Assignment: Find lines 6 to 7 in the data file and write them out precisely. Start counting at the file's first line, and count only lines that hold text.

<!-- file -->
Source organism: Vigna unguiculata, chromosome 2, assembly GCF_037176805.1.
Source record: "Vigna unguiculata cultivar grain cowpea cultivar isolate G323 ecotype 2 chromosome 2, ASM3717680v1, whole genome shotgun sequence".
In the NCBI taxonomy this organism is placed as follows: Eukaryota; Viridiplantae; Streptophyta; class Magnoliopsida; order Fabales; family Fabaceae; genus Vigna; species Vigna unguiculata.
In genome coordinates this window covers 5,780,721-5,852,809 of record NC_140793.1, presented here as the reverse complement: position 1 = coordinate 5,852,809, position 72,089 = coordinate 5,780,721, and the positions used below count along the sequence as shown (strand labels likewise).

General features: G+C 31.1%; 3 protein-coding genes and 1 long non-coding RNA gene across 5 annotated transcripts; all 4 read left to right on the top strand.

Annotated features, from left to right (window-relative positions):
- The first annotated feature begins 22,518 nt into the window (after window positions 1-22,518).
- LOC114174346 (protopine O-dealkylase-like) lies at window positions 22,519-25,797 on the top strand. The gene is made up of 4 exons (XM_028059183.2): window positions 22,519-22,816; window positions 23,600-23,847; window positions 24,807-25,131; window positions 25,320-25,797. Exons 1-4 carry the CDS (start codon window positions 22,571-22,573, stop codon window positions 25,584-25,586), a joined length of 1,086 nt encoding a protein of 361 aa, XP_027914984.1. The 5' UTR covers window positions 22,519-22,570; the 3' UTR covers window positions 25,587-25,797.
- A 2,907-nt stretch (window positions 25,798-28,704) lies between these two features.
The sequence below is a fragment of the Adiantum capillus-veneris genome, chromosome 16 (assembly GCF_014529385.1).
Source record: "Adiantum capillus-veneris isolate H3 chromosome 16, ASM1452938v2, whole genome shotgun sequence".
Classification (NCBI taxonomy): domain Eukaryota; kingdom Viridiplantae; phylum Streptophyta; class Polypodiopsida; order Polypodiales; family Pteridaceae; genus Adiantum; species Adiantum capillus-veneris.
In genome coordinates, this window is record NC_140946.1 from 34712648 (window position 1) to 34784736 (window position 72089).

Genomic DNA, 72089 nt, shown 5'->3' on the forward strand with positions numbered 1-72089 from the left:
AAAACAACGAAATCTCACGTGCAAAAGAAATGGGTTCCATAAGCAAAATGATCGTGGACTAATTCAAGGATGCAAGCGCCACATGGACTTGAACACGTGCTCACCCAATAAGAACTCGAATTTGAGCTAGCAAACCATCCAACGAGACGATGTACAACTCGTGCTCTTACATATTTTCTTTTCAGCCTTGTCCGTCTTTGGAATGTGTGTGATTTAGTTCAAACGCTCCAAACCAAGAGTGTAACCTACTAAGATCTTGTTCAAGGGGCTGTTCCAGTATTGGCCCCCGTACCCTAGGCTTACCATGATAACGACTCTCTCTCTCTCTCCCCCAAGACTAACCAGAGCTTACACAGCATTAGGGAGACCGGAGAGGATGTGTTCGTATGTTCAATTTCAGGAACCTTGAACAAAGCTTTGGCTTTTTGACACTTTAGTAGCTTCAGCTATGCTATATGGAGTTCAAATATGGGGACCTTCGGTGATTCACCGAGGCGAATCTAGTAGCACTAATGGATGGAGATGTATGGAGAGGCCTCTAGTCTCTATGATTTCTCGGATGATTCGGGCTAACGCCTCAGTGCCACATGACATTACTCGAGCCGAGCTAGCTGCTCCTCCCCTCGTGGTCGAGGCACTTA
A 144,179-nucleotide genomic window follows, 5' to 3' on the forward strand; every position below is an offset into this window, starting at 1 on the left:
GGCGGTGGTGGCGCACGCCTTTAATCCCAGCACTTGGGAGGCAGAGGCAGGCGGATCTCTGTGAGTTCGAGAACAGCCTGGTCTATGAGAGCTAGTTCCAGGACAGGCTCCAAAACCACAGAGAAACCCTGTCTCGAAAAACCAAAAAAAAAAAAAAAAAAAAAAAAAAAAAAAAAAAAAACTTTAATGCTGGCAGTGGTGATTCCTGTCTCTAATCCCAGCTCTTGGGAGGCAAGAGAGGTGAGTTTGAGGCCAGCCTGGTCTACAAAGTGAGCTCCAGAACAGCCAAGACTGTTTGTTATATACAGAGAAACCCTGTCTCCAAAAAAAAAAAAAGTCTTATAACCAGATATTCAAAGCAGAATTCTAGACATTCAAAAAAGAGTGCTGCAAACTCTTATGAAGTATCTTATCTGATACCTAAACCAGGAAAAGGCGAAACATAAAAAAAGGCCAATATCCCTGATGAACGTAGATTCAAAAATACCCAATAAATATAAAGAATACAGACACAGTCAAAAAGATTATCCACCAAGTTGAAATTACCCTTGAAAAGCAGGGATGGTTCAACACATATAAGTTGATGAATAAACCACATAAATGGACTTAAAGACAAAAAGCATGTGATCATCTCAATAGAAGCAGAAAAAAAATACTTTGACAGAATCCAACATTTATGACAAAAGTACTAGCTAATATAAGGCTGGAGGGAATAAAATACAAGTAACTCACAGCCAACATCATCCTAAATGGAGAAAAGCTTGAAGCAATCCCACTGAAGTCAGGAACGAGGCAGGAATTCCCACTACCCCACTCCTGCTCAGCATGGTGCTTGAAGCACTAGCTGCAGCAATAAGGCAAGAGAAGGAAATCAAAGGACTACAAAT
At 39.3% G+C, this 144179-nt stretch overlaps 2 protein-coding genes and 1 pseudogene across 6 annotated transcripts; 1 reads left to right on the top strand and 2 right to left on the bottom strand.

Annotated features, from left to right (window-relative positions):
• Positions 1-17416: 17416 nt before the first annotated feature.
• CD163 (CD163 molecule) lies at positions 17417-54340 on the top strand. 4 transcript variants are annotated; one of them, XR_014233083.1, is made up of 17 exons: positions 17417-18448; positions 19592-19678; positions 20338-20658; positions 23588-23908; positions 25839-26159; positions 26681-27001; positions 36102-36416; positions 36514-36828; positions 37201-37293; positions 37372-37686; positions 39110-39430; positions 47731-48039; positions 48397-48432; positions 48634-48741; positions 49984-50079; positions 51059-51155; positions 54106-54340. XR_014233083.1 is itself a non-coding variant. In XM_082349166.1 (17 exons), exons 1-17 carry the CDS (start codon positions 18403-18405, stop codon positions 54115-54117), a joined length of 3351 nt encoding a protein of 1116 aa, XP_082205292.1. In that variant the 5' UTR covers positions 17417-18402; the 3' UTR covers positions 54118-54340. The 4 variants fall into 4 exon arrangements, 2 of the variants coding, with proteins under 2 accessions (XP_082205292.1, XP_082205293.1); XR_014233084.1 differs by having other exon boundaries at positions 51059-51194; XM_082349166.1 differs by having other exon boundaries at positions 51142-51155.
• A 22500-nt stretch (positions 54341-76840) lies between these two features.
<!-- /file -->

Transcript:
Annotated features, from left to right (window-relative positions):
- The first annotated feature begins 22,518 nt into the window (after window positions 1-22,518).